eBook Pricing – How long is your book?

publishing.pngThere seem to be – at least for the consumer fiction market – some shaking out price points for eBooks. Short story to novella length seems to be $0.99 to $1.99, novels are an accepted price anywhere from $4-8, and the occasional big release as more than that. We saw this with [LINK] The Wise Man’s Fear – the eBook cost nearly $15 on release day, but it’s a thousand-page book instead of a 200 page book.

And that gives us a problem, namely:

Communicating the size of the book when it’s a digital file. While prepping The Crimson Pact for a print release, I realized that with a 5.5″ x 8.5″ size it was four hundred and forty four pages. Most of the anthologies I see in this book size are half to two-thirds as long. This is a big book.

But when it’s a digital release, you can’t really communicate that. We’ve tried with “over X hours of reading enjoyment!”, but that’s not a way folks seem to normally think of reading books. Page length seems to be a great way to communicate length to the general public – but what trim size? The Crimson Pact would be even longer if it was the smaller paperback size! And “page count” is meaningless with eReaders.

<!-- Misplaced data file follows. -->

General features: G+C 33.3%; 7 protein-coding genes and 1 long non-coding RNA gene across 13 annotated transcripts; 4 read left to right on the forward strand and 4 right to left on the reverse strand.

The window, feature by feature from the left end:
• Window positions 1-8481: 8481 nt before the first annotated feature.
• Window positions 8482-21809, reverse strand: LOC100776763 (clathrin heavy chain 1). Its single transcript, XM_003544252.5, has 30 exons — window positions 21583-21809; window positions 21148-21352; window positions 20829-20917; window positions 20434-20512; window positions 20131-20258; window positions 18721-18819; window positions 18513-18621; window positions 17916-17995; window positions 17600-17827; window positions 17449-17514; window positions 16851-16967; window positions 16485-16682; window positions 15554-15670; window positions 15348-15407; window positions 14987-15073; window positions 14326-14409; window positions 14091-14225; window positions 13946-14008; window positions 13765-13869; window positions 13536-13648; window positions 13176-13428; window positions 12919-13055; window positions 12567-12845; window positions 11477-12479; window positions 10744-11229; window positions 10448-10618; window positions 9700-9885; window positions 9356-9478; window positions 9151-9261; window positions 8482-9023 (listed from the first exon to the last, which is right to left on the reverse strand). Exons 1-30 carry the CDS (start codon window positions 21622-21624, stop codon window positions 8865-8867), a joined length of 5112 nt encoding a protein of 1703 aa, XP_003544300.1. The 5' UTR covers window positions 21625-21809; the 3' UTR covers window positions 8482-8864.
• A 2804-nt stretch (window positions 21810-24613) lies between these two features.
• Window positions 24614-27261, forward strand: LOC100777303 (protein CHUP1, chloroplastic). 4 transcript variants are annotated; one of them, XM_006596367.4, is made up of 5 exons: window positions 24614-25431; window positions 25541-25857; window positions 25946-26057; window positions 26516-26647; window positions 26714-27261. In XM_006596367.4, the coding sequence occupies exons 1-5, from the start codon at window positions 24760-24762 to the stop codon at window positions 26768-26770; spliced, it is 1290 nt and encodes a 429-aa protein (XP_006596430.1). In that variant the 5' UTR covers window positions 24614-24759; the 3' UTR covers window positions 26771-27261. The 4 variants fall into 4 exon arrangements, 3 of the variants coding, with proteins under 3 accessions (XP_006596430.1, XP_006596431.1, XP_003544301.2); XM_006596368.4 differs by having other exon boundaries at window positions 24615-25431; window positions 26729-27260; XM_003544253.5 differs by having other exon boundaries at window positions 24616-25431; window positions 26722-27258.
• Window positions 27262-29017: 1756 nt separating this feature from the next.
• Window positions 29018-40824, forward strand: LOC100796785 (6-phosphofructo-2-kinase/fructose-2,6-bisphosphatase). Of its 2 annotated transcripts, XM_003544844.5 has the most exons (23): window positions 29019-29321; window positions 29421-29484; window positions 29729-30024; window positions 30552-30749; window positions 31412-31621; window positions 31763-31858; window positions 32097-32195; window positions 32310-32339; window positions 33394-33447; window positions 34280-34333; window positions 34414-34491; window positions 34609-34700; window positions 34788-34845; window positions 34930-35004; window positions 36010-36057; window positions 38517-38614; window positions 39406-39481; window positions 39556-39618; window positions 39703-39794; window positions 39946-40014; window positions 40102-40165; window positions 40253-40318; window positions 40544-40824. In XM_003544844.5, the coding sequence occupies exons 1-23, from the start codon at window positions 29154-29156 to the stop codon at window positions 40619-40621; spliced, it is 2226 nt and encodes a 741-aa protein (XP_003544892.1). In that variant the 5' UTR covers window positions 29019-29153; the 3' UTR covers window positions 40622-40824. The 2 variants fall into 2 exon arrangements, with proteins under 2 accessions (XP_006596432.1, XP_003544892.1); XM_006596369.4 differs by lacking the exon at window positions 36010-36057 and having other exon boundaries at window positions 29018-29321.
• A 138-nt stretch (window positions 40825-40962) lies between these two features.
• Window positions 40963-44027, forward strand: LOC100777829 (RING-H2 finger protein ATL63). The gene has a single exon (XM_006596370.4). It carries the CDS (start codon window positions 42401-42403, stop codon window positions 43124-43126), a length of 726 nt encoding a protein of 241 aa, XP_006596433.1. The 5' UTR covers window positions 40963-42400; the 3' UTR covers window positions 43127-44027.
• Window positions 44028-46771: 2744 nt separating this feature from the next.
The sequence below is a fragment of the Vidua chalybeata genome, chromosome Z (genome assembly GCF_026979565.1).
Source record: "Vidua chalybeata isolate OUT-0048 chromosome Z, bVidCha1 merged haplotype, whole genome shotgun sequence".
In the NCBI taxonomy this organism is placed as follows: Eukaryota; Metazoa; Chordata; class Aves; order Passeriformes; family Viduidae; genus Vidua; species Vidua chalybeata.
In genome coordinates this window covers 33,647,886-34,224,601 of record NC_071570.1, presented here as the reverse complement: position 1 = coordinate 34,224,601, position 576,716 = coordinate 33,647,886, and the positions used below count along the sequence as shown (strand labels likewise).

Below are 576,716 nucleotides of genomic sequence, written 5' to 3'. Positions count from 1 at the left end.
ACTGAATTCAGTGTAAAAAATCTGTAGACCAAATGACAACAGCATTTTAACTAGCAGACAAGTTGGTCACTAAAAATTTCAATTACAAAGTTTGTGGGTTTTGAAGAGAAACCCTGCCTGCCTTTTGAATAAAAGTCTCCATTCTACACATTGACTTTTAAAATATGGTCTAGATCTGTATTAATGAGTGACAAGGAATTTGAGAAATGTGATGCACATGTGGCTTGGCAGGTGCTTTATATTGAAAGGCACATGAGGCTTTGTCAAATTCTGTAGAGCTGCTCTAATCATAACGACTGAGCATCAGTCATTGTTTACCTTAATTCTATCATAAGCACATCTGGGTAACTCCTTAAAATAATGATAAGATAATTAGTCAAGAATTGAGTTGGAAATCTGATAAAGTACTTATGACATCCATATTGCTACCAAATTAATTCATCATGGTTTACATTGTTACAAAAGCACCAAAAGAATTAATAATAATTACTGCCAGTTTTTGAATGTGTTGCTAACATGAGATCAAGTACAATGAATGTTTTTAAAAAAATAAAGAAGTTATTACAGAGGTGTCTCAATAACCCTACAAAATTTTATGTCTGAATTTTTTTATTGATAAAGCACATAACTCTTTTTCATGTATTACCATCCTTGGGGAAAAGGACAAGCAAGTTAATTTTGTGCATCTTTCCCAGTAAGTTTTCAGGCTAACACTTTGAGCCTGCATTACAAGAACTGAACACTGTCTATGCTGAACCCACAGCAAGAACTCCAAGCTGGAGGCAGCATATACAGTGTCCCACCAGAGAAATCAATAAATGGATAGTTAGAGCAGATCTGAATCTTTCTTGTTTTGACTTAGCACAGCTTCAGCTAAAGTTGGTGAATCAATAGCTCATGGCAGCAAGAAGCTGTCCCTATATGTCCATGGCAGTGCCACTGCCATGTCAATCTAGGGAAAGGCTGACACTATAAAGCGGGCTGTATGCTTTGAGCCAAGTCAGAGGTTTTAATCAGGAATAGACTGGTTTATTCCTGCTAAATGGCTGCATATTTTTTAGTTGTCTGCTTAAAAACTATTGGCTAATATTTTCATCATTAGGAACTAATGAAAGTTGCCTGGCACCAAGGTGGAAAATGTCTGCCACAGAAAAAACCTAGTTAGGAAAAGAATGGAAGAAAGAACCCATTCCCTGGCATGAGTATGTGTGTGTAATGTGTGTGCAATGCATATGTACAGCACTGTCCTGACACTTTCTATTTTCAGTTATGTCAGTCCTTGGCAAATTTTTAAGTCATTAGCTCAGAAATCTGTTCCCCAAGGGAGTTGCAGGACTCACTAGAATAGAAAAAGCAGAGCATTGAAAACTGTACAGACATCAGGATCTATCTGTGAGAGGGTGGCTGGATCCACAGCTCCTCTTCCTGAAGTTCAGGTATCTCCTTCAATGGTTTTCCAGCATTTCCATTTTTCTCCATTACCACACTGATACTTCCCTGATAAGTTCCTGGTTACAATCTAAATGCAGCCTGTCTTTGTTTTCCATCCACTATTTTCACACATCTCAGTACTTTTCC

Obviously, there’s a general correlation between how much the average person is willing to pay and the length of the book. But right now, the general public (and people watching pricing) don’t have a lot of ways to signal anything other than “novel length” or “less than novel length”. One of the most awesome things about digital publishing is the ability to not have to worry about the length of a book – it’d be crap if we find ourselves limited by our pricing structure.

I’m leaning toward the “trade paperback” page size (5.5″ x 8.5″) to give a sense of page count. What do you think?

One thought on “eBook Pricing – How long is your book?

  1. On our website, for each short story (and in the table of contents for the ezine), I list the word count first, followed by an estimated number of pages.

    You'd be surprised how many people (especially avid readers) can guestimate how long something is by the word count. They may not know exactly how many pages "10,000 words" is, but they'll recognize it as a short story, 100,000 words as a short novel, and 300,000 words as a long novel.

    I haven't had any feedback (positive or negative) on using the word count & page count numbers, so I can't really say how effective it is from a customer's perspective.

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